Federal prosecutors have charged a 32-year-old man with a federal firearm crime, alleging that he sold the gun used by the Colleyville, Texas, synagogue hostage-taker during the 11-hour standoff earlier this month.
According to a criminal complaint, Henry Williams, who was charged Tuesday with felon in possession of a firearm, allegedly sold a semiautomatic pistol to Malik Faisal Akram on January 13.
According to the FBI, Akram, a 44-year-old British national, held four people hostage at Congregation Beth Israel two days later. According to officials, he was killed by an FBI team after hostages were released or escaped from the synagogue near Dallas. The FBI is investigating the incident, which has heightened tensions in US Jewish communities, as a hate crime and an act of terrorism.
According to court records, Williams made his first court appearance on Wednesday.
FBI agents and local authorities worked “around the clock” to figure out how Akram obtained his weapon, according to Matthew DeSarno, special agent in charge of the FBI’s Dallas field office. The question had been their investigation’s “primary gap,” according to DeSarno, who spoke at a news conference last week.
According to the complaint, authorities identified Williams by analyzing Akram’s cell phone records, which showed the two called each other several times between January 11 and 13. When federal investigators first approached Williams on January 16, he told them he met with a man with a British accent but couldn’t remember his name, according to the complaint. After being arrested on an outstanding state warrant, agents interviewed Williams again and showed him a photo of Akram, and he confirmed that was the person he sold the handgun to, according to the complaint.
Williams “stated that Akram told him the gun was going to be used for intimidation as Akram represented that he wanted it to try and get money from someone who had an outstanding debt with him,” according to the complaint.
According to the complaint, Williams was previously incarcerated for aggravated assault with a deadly weapon and attempted possession of a controlled substance. He is still being held in detention pending a pretrial detention hearing on Monday.
“Federal firearms laws are intended to keep firearms out of the hands of dangerous people. Mr. Williams was prohibited from carrying, acquiring, or selling firearms as a convicted felon “In a statement, US Attorney Chad Meacham said. “Whether or not he was aware of his buyer’s nefarious intent is largely irrelevant; felons cannot have guns, period, and the Justice Department is determined to prosecute those who do.”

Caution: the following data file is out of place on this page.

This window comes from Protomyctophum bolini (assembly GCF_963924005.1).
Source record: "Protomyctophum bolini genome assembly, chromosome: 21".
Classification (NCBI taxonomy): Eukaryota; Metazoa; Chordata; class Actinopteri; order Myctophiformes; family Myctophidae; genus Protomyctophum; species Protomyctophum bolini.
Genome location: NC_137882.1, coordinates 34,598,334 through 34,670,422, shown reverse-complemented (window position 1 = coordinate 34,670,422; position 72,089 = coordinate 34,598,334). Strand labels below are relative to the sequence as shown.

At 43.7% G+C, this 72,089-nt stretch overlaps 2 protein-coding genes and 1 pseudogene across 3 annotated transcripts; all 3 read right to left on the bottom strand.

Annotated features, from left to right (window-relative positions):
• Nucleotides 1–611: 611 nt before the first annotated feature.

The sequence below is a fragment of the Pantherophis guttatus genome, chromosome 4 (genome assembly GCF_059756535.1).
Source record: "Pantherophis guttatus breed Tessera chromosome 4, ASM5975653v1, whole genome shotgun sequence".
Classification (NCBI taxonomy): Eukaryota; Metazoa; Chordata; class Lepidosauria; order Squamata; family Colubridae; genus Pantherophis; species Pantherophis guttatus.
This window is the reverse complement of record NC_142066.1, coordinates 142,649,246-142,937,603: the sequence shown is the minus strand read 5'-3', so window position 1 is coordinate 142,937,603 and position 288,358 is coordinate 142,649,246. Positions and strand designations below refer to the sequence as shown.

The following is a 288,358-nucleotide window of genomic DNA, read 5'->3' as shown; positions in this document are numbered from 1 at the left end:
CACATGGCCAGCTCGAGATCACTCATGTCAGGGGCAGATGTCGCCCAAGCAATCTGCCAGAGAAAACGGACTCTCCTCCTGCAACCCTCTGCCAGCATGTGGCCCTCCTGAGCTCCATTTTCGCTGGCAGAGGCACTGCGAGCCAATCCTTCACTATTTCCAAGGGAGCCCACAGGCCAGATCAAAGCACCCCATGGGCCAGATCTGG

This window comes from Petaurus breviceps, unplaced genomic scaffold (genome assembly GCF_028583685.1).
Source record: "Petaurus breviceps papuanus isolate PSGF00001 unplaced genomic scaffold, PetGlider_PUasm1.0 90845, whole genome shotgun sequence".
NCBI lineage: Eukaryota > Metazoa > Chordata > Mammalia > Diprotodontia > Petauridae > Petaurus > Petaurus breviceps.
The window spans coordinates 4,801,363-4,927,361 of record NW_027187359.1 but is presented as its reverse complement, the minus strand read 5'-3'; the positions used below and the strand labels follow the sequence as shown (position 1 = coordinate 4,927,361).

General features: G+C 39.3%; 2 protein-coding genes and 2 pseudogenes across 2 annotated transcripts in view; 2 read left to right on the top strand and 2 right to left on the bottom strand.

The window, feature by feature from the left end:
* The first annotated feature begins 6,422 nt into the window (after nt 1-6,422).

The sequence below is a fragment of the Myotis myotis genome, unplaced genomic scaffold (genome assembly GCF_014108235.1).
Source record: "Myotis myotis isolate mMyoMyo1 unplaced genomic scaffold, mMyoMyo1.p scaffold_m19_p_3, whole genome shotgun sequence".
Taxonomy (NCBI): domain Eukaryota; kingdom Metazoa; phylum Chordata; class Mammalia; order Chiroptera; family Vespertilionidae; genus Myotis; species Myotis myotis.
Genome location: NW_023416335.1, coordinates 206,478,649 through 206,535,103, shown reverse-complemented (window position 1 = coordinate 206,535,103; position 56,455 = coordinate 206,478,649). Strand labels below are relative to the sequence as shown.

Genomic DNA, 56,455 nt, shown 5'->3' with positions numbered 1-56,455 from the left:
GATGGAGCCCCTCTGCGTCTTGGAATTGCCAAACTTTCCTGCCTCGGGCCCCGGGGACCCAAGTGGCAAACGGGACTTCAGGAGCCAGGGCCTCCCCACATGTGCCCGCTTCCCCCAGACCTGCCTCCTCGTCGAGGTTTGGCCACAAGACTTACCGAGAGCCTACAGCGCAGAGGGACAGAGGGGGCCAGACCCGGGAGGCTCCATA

Also on Wednesday, two men were arrested in Manchester, England, as part of an investigation into the Texas synagogue standoff, according to Greater Manchester Police. UK counterterrorism investigators have been assisting US authorities in their investigation of the incident.
“Two men were arrested this morning in Manchester as part of the local investigation. They are still being held in custody for questioning “Greater Manchester Police confirmed the incident on Wednesday.
Last week, two men were arrested in the English cities of Birmingham and Manchester in connection with the standoff investigation and were detained for questioning, according to Greater Manchester Police, who did not elaborate at the time.
According to US investigators, Akram was motivated in part by a desire to see extremist Aafia Siddiqui released from an 86-year federal prison sentence in Fort Worth, Texas. Her attorney stated that she was not involved in the Colleyville standoff. According to a US law enforcement source familiar with the investigation, Akram arrived in the US in late December via New York’s John F. Kennedy International Airport.
According to a UK official, Akram was known to UK security services and was the subject of a brief investigation in 2020. When authorities determined Akram was no longer a threat, the investigation was closed.
The incident has sparked outrage in Jewish communities across the country. The Anti-Defamation League warns that anti-Semitic attacks on Jews are on the rise. While the majority of anti-Semitic incidents involve harassment and vandalism, assaults have occurred as well, with at least six fatalities since 2016, including one at Pittsburgh’s Tree of Life synagogue in 2018.